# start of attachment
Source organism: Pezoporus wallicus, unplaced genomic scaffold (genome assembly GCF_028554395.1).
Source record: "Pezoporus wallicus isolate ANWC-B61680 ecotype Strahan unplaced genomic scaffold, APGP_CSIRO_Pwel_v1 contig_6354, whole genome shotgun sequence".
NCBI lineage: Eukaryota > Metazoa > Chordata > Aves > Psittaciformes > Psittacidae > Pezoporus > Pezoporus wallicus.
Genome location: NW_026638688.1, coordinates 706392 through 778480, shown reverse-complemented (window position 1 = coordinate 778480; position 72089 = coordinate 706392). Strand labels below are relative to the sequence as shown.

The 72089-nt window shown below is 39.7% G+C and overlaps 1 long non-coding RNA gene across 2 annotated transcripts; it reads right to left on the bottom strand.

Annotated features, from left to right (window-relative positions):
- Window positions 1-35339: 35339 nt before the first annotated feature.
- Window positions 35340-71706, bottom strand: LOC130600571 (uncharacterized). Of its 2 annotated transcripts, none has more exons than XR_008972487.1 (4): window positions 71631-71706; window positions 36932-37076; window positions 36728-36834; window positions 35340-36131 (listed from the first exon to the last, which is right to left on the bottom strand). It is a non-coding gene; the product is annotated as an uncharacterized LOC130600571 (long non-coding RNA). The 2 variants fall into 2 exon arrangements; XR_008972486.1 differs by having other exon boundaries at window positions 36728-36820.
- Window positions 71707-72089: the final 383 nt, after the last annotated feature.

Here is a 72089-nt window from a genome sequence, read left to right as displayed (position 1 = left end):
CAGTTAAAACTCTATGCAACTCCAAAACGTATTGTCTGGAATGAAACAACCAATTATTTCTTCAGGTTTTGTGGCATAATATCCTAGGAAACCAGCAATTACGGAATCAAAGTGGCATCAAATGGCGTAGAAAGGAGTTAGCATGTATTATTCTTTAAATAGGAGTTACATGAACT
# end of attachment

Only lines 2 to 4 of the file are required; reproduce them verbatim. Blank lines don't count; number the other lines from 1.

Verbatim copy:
Source record: "Pezoporus wallicus isolate ANWC-B61680 ecotype Strahan unplaced genomic scaffold, APGP_CSIRO_Pwel_v1 contig_6354, whole genome shotgun sequence".
NCBI lineage: Eukaryota > Metazoa > Chordata > Aves > Psittaciformes > Psittacidae > Pezoporus > Pezoporus wallicus.
Genome location: NW_026638688.1, coordinates 706392 through 778480, shown reverse-complemented (window position 1 = coordinate 778480; position 72089 = coordinate 706392). Strand labels below are relative to the sequence as shown.